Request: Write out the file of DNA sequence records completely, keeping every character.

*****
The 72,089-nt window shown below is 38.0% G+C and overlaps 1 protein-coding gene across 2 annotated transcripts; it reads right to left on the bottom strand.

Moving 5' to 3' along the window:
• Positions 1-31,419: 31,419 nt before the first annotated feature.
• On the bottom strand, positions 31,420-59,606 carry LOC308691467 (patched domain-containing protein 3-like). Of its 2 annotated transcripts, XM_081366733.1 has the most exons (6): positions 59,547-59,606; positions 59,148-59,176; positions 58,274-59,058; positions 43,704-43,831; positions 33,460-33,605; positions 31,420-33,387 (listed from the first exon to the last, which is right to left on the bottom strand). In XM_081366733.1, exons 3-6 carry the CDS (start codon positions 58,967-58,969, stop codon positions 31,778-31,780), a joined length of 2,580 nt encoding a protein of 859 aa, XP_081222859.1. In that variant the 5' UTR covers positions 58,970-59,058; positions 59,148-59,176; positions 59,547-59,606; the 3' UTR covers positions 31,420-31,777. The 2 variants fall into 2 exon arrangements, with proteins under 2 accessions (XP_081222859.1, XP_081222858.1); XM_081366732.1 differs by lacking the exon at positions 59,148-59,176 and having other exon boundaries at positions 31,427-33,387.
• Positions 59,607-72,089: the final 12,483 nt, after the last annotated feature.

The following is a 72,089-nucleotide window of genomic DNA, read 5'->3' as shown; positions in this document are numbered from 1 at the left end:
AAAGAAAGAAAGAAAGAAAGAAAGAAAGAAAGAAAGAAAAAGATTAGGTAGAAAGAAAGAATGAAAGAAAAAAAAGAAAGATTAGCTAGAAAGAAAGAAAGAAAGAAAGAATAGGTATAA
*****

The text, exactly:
The 72,089-nt window shown below is 38.0% G+C and overlaps 1 protein-coding gene across 2 annotated transcripts; it reads right to left on the bottom strand.

Moving 5' to 3' along the window:
• Positions 1-31,419: 31,419 nt before the first annotated feature.
• On the bottom strand, positions 31,420-59,606 carry LOC308691467 (patched domain-containing protein 3-like). Of its 2 annotated transcripts, XM_081366733.1 has the most exons (6): positions 59,547-59,606; positions 59,148-59,176; positions 58,274-59,058; positions 43,704-43,831; positions 33,460-33,605; positions 31,420-33,387 (listed from the first exon to the last, which is right to left on the bottom strand). In XM_081366733.1, exons 3-6 carry the CDS (start codon positions 58,967-58,969, stop codon positions 31,778-31,780), a joined length of 2,580 nt encoding a protein of 859 aa, XP_081222859.1. In that variant the 5' UTR covers positions 58,970-59,058; positions 59,148-59,176; positions 59,547-59,606; the 3' UTR covers positions 31,420-31,777. The 2 variants fall into 2 exon arrangements, with proteins under 2 accessions (XP_081222859.1, XP_081222858.1); XM_081366732.1 differs by lacking the exon at positions 59,148-59,176 and having other exon boundaries at positions 31,427-33,387.
• Positions 59,607-72,089: the final 12,483 nt, after the last annotated feature.

The following is a 72,089-nucleotide window of genomic DNA, read 5'->3' as shown; positions in this document are numbered from 1 at the left end:
AAAGAAAGAAAGAAAGAAAGAAAGAAAGAAAGAAAGAAAAAGATTAGGTAGAAAGAAAGAATGAAAGAAAAAAAAGAAAGATTAGCTAGAAAGAAAGAAAGAAAGAAAGAATAGGTATAA